Solved – Adjusting for covariates in ROC curve analysis

This question is about estimating cut-off scores on a multi-dimensional screening questionnaire to predict a binary endpoint, in the presence of correlated scales.

I was asked about the interest of controlling for associated subscores when devising cut-off scores on each dimension of a measurement scale (personality traits) which might be used for alcoholism screening. That is, in this particular case, the person was not interested in adjusting on external covariates (predictors) — which leads to (partial) area under covariate-adjusted ROC curve, e.g. (1-2) — but essentially on other scores from the same questionnaire because they correlate one to each other (e.g. "impulsivity" with "sensation seeking"). It amounts to build an GLM which includes on the left-side the score of interest (for which we seek a cut-off) and another score computed from the same questionnaire, while on the right-hand side the outcome may be drinking status.

To clarify (per @robin request), suppose we have $j=4$ scores, say $x_j$ (e.g., anxiety, impulsivity, neuroticism, sensation seeking), and we want to find a cut-off value $t_j$ (i.e. "positive case" if $x_j>t_j$, "negative case" otherwise) for each of them. We usually adjust for other risk factors like gender or age when devising such cut-off (using ROC curve analysis). Now, what about adjusting impulsivity (IMP) on gender, age, and sensation seeking (SS) since SS is known to correlate with IMP? In other words, we would have a cut-off value for IMP where effect of age, gender and anxiety level are removed.

Apart from saying that a cut-off must remain as simple as possible, my response was

About covariates, I would recommend
estimating the AUCs with and without
adjustment, just to see if the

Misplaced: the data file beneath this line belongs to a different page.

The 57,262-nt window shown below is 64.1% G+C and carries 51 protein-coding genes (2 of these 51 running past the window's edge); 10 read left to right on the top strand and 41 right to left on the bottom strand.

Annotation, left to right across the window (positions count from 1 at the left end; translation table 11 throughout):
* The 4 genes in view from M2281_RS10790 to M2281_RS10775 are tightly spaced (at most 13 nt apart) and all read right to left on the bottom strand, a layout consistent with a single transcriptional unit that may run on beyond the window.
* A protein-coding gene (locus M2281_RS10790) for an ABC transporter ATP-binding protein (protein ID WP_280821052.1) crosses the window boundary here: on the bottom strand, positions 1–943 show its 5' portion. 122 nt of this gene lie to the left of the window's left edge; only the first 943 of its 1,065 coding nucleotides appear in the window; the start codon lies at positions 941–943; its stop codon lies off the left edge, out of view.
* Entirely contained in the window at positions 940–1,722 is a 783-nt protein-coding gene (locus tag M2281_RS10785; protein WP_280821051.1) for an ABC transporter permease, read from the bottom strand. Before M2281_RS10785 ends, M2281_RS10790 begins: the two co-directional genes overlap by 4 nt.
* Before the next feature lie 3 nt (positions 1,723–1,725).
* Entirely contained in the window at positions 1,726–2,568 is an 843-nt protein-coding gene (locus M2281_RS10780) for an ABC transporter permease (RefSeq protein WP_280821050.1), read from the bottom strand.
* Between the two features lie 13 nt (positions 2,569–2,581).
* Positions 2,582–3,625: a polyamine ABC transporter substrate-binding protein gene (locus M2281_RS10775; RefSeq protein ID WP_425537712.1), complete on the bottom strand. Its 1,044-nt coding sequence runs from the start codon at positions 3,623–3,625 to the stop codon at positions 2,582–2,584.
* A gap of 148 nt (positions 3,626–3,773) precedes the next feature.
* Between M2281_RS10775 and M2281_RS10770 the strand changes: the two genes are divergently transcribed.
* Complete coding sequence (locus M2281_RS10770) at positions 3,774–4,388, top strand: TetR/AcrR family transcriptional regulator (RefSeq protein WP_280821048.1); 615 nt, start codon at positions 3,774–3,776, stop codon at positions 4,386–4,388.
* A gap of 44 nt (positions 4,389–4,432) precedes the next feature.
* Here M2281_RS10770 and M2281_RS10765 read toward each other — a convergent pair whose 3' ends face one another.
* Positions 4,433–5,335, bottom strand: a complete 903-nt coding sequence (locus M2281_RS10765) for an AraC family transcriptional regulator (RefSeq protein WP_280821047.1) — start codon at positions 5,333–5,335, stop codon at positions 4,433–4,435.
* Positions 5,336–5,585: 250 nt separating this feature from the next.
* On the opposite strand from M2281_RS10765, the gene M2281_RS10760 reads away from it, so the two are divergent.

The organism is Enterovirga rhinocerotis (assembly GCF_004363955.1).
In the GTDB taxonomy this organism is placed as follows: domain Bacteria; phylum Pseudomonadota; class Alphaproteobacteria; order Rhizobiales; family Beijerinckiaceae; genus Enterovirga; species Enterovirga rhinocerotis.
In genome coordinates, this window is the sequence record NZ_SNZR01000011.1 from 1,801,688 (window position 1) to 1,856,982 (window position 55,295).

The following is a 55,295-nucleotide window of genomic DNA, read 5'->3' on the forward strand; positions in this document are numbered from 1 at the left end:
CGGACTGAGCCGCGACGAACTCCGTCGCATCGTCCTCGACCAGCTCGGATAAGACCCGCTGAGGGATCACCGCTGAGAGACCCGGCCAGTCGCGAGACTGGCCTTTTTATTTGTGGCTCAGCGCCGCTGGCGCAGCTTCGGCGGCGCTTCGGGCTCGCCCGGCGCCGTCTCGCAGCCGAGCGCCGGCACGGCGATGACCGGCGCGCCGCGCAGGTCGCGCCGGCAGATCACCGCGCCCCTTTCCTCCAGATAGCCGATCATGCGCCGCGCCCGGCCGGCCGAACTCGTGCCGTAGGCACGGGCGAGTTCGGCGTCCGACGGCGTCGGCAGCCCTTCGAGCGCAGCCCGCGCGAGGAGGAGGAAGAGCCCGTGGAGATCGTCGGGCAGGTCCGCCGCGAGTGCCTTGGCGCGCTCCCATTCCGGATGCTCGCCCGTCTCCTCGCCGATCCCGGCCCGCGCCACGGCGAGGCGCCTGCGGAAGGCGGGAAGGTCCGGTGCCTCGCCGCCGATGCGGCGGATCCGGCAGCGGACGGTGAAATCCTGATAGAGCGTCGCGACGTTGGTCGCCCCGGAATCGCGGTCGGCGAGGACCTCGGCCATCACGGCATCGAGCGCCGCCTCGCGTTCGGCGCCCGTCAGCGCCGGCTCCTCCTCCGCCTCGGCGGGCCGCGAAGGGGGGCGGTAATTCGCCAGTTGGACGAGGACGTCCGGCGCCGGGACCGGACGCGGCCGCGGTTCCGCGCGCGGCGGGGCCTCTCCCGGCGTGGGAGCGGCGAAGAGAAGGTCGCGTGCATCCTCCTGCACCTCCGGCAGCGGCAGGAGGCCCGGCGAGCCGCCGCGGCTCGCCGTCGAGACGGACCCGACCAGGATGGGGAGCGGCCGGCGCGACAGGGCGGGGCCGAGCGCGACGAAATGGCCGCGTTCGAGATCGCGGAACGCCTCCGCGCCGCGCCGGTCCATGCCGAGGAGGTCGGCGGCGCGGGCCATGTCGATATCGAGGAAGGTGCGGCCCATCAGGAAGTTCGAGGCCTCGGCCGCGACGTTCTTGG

predictive performance increase. Here,
your covariates are merely other
subscores defined from the same
measurement instrument and I never
faced such a situation (usually, I
adjust on known risk factors, like Age
or Gender). […] Also, since you are
interested in prognostic issues (i.e.
screening efficacy of the questionnaire), you
may also be interested in estimating
the positive predictive value (PPV,
probability of patients with positive
test results who are correctly
classified) provided you are able to
classify subjects as "positive" or
"negative" depending on their
subscores on your questionnaire. Note, however,
that it is necessary to know the
prevalence of this disorder to
correctly interpret the PPV in turn…

Do you have a more thorough understanding of this particular situation, with link to relevant papers when possible?


  1. Janes, H and Pepe, MS (2008). Adjusting for Covariates in Studies of Diagnostic, Screening, or Prognostic Markers: An Old Concept in a New Setting. American Journal of Epidemiology, 168(1): 89-97.
  2. Janes, H and Pepe, MS (2008). Accommodating Covariates in ROC Analysis. UW Biostatistics Working Paper Series, Paper 322.

The way that you've envisioned the analysis is really not the way I would suggest you start out thinking about it. First of all it is easy to show that if cutoffs must be used, cutoffs are not applied on individual features but on the overall predicted probability. The optimal cutoff for a single covariate depends on all the levels of the other covariates; it cannot be constant. Secondly, ROC curves play no role in meeting the goal of making optimum decisions for an individual subject.

To handle correlated scales there are many data reduction techniques that can help. One of them is a formal redundancy analysis where each predictor is nonlinearly predicted from all the other predictors, in turn. This is implemented in the redun function in the R Hmisc package. Variable clustering, principal component analysis, and factor analysis are other possibilities. But the main part of the analysis, in my view, should be building a good probability model (e.g., binary logistic model).

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